Travel Reference
In-Depth Information
World War II
WWII bombs devastated Milan, destroying a quarter of the city and leaving La Scala
and the Palazzo Reale in ruins. At the same time, strikes by the Italian Resistance and
anti-Fascist trade unions paralysed the city. Despite Italy's surrender to Allied forces in
1945, Mussolini declared a new Fascist republic, provoking a civil guerrilla war. The
partisans prevailed and Mussolini was captured and executed along with his mistress,
Carla Petacci. Their bodies were hung upside down in Piazzale Loreto.
The Cimitero Monumentale contains a memorial to the Milanese who died in Nazi con-
centration camps. Designed by Studio BBPR, the pure form of a cube is traced in steel
and slab marble, a response of reason and light to the horror of the war years. At its
centre is earth from the camp where Gianluigi Banfi, one of BBPR's four partners,
Modern Milan
After WWII reconstruction began and Milan soon became a powerhouse in transform-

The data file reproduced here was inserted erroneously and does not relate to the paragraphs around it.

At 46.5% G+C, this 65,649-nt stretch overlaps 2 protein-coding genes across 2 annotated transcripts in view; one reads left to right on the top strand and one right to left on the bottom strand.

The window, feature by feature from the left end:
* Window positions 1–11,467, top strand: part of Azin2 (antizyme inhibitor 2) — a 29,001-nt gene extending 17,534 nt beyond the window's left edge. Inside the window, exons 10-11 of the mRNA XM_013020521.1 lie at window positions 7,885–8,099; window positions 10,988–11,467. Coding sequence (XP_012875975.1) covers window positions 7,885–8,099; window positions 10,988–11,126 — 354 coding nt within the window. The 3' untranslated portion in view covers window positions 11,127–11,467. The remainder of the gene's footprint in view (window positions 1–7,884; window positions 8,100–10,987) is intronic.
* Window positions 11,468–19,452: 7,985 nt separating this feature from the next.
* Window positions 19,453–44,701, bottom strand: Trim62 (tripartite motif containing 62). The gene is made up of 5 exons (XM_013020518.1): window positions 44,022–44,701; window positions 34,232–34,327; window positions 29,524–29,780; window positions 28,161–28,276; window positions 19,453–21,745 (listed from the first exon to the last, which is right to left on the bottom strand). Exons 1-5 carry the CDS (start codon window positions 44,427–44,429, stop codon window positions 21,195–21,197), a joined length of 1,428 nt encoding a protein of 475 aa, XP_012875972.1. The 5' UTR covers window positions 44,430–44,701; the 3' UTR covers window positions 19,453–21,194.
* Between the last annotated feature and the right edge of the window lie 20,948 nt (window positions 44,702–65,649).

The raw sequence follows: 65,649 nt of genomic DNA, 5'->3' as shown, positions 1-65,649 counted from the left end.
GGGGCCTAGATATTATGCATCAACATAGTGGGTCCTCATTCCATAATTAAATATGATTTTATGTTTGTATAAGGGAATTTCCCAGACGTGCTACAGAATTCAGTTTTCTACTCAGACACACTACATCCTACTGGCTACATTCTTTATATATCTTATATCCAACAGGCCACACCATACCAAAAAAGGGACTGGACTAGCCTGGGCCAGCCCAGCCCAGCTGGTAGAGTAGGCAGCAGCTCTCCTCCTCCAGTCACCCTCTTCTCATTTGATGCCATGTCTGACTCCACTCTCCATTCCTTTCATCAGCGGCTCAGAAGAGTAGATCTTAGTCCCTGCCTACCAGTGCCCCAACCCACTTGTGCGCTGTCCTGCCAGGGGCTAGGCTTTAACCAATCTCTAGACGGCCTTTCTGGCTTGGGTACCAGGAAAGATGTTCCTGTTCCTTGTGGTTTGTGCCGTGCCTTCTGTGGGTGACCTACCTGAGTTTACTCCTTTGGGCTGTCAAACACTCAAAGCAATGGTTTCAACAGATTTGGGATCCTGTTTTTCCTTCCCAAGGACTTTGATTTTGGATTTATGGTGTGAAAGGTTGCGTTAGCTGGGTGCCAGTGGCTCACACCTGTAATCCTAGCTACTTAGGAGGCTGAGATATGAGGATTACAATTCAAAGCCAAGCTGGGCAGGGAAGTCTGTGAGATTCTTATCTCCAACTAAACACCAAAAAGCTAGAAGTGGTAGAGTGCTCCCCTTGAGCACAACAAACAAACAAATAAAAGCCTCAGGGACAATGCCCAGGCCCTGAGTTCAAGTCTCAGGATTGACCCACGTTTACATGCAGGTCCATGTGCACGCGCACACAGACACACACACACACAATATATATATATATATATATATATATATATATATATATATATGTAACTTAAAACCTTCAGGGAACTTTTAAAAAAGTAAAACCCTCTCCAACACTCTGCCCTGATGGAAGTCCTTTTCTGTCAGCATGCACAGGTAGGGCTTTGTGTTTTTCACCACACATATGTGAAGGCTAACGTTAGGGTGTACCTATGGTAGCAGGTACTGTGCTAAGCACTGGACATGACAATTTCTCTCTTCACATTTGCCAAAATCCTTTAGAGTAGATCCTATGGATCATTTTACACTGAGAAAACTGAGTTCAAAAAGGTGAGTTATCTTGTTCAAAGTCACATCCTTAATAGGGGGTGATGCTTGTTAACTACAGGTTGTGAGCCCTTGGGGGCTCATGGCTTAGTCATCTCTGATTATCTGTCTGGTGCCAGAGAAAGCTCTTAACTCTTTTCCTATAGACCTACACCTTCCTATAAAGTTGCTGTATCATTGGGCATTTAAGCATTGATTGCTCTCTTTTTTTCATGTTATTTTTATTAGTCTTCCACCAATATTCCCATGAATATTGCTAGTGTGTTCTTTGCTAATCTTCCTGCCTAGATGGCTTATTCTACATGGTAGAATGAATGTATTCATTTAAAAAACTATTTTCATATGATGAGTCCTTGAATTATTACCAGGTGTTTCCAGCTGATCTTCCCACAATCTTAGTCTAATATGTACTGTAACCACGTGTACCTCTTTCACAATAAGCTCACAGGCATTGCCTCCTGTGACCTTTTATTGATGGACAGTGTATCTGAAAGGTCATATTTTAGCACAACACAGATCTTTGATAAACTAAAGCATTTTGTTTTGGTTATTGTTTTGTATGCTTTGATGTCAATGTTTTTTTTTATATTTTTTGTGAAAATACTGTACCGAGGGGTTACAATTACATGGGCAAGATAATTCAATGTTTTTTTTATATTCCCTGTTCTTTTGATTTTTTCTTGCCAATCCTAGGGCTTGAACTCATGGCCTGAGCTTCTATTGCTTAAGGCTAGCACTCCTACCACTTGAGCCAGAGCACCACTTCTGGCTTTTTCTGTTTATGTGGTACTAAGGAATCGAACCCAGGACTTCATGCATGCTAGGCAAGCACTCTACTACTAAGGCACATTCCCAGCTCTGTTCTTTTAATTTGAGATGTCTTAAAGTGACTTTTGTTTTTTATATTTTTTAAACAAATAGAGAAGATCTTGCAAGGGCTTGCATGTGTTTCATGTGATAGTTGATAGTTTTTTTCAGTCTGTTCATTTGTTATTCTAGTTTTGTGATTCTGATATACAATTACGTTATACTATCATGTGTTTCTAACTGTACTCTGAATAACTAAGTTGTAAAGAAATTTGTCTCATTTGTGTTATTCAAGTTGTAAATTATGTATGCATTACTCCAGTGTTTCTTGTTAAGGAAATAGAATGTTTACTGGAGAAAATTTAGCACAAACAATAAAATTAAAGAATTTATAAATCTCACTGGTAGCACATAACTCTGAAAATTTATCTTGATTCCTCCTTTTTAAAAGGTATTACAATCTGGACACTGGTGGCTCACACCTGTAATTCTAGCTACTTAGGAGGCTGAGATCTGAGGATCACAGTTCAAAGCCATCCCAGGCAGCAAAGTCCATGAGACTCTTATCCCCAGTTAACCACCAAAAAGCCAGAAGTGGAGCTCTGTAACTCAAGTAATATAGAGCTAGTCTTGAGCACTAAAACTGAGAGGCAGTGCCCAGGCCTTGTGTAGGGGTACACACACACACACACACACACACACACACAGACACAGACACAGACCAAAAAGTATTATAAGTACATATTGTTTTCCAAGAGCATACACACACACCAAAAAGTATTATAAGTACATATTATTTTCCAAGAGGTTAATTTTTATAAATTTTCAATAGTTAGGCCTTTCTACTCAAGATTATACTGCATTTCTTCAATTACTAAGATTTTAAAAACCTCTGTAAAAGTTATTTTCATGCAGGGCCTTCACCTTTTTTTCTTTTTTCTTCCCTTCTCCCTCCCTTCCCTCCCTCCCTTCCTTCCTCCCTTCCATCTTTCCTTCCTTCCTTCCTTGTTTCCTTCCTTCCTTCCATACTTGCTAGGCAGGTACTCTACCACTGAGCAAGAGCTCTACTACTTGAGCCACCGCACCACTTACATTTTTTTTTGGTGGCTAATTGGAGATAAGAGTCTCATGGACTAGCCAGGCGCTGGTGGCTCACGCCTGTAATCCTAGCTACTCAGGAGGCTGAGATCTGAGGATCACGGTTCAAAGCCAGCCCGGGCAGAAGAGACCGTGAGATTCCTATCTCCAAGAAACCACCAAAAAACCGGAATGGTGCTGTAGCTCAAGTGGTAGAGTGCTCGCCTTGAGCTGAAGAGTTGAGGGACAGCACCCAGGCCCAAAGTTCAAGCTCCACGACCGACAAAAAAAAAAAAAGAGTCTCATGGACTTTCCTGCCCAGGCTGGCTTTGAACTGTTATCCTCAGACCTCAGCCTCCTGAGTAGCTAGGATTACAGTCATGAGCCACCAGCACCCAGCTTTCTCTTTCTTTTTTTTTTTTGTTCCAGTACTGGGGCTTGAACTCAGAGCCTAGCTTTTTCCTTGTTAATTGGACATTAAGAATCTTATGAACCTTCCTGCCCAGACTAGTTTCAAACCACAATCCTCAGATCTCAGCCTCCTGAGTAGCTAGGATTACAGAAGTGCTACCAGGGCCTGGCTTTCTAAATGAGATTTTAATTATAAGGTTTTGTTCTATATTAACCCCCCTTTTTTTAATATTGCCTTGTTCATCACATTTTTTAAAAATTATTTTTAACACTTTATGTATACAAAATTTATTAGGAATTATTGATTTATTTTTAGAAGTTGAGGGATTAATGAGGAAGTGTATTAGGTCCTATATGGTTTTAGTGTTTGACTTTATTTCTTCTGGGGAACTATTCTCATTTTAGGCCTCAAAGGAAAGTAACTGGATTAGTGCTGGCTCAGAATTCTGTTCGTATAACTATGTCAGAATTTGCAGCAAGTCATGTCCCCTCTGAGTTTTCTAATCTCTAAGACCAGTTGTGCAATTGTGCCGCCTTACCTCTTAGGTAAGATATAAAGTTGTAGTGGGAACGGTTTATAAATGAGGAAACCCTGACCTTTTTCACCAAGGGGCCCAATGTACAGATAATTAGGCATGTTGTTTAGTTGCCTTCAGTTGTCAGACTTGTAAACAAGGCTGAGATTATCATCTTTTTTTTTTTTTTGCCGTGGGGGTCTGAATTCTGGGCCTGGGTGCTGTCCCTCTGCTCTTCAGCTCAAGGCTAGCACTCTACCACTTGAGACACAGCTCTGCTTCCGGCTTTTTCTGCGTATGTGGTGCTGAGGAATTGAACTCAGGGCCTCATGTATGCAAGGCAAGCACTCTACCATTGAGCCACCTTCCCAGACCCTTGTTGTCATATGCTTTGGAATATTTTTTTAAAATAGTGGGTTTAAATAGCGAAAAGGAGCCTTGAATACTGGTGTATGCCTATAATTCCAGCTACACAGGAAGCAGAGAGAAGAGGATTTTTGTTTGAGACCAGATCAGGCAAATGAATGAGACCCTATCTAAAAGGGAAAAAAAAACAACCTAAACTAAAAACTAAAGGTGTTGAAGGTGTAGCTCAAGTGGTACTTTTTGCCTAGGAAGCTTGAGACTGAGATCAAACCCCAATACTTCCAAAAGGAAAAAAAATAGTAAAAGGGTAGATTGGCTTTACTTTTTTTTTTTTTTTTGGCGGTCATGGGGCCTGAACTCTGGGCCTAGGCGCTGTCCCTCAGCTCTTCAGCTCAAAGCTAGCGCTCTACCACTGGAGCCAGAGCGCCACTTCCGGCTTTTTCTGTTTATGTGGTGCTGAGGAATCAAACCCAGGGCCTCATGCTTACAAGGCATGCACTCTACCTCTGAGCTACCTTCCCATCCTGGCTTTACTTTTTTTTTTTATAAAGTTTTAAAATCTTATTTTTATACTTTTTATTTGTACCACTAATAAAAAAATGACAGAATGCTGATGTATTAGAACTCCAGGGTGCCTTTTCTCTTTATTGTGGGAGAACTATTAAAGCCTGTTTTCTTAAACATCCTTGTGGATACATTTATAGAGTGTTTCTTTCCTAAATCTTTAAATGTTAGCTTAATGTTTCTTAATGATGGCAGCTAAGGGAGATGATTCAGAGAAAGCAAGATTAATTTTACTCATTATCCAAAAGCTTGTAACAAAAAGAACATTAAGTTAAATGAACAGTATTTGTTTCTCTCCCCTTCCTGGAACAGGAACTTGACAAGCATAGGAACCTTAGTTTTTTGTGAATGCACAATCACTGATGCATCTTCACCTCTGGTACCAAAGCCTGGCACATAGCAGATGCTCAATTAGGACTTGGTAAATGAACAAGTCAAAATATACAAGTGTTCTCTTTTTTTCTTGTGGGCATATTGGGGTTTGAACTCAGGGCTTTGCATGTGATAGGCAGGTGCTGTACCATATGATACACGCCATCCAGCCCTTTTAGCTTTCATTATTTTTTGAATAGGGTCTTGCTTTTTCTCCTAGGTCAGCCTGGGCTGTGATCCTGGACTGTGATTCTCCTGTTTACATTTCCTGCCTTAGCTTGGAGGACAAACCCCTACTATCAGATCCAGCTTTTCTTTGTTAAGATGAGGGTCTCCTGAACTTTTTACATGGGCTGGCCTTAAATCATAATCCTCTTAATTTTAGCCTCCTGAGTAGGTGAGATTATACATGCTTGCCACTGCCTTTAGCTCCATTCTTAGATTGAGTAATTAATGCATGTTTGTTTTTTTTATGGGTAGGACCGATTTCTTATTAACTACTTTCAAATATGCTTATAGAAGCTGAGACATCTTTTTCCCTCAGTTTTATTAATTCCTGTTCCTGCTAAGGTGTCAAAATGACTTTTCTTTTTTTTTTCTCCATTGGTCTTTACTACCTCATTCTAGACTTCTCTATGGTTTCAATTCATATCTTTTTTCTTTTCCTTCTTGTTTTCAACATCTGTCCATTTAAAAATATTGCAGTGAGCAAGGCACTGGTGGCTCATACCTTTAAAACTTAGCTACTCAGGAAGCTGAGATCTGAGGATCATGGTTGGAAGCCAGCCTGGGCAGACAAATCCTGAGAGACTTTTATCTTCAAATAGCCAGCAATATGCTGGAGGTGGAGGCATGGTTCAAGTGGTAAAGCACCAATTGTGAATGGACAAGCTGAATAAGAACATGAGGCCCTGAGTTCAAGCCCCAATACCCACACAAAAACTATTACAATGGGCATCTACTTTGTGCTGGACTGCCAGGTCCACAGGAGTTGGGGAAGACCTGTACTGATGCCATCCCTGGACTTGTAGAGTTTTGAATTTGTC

ing Italy's largely agrarian society into a modern industrial economy. More than nine
million Italians migrated north between the 1950s and '70s, and many ended up in Mil-
an and surrounding Lombard towns attracted by the steelworks, manufacturing and
railway construction. Likewise, Milan's philosopher-architects rebuilt the damaged city,
evolving concepts of form and function that have changed the way we live in the mod-
ern the world. These days 16% of Italy's population and 25% of its émigrés call Lom-
bardy home and the region generates 20% of Italy's GDP.
19 Piccolo Teatro
Search WWH ::

Custom Search